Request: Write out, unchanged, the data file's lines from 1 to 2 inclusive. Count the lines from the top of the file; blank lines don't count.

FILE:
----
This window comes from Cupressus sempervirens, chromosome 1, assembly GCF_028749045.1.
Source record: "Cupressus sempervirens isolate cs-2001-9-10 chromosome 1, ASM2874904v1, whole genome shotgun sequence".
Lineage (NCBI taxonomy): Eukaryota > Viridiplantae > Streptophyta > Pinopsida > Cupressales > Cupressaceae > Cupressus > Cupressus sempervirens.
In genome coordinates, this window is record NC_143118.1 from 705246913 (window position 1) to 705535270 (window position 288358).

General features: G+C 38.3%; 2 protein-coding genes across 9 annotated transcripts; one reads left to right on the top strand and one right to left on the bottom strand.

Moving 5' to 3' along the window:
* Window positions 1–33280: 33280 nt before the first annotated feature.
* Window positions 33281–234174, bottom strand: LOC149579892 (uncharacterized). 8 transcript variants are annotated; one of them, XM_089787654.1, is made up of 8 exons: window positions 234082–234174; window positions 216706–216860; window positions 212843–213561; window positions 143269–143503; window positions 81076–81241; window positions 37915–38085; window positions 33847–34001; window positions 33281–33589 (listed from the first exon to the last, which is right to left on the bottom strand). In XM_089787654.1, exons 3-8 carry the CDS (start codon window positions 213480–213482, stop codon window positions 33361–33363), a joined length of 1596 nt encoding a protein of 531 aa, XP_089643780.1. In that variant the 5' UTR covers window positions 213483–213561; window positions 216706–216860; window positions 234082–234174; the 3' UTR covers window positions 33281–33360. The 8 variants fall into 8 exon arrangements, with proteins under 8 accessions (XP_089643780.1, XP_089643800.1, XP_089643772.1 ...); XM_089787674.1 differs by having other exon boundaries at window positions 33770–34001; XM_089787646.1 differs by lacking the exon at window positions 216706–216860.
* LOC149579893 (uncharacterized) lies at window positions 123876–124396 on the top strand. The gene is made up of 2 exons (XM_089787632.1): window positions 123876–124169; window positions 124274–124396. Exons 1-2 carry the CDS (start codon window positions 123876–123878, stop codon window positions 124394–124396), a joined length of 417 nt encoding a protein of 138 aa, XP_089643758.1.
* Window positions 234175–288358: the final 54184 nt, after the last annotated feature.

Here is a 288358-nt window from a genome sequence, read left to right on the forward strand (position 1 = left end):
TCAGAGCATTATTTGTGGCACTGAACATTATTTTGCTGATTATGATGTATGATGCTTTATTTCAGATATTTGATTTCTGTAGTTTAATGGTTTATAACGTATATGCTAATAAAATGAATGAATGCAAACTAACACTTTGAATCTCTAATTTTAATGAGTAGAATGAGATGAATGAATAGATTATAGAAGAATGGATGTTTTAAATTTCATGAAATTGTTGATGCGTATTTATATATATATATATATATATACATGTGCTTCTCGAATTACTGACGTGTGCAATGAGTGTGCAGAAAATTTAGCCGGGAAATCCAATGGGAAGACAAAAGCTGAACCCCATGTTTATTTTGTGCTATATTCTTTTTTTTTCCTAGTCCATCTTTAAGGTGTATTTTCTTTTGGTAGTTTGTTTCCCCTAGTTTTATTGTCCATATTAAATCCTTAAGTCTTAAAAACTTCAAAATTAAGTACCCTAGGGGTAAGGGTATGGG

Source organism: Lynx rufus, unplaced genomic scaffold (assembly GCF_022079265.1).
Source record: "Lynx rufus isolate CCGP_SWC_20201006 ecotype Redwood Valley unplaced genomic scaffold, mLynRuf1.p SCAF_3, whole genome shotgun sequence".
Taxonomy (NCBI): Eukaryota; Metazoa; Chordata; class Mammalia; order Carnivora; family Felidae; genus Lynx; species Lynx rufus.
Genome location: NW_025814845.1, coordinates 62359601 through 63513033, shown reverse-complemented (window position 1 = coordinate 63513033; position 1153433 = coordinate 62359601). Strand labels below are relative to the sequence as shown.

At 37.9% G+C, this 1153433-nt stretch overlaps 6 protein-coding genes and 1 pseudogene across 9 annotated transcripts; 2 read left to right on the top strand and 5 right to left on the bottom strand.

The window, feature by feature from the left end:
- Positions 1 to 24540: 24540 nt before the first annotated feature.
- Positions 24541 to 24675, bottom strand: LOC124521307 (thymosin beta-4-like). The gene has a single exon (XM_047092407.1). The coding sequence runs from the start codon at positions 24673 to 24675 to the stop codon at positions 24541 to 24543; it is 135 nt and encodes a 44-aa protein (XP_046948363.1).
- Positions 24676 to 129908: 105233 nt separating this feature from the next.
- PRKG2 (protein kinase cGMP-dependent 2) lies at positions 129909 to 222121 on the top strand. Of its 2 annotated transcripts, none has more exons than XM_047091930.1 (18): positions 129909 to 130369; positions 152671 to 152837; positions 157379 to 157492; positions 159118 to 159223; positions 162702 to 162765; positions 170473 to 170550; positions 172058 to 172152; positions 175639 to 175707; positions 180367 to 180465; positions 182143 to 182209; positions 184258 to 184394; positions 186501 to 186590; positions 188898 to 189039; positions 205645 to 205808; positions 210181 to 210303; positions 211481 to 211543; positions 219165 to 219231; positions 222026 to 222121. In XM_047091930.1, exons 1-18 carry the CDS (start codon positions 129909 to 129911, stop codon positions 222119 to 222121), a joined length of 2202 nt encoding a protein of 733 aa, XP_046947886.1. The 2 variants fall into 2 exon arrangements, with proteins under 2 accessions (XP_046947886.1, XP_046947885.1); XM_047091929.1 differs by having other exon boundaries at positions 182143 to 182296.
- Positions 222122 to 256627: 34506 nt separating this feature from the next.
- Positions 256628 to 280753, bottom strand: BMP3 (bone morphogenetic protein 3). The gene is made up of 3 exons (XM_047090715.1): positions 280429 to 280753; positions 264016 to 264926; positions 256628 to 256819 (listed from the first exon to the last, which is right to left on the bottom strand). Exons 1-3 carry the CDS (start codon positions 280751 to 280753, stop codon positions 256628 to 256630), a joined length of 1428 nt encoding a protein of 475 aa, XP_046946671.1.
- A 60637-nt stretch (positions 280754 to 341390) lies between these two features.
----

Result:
This window comes from Cupressus sempervirens, chromosome 1, assembly GCF_028749045.1.
Source record: "Cupressus sempervirens isolate cs-2001-9-10 chromosome 1, ASM2874904v1, whole genome shotgun sequence".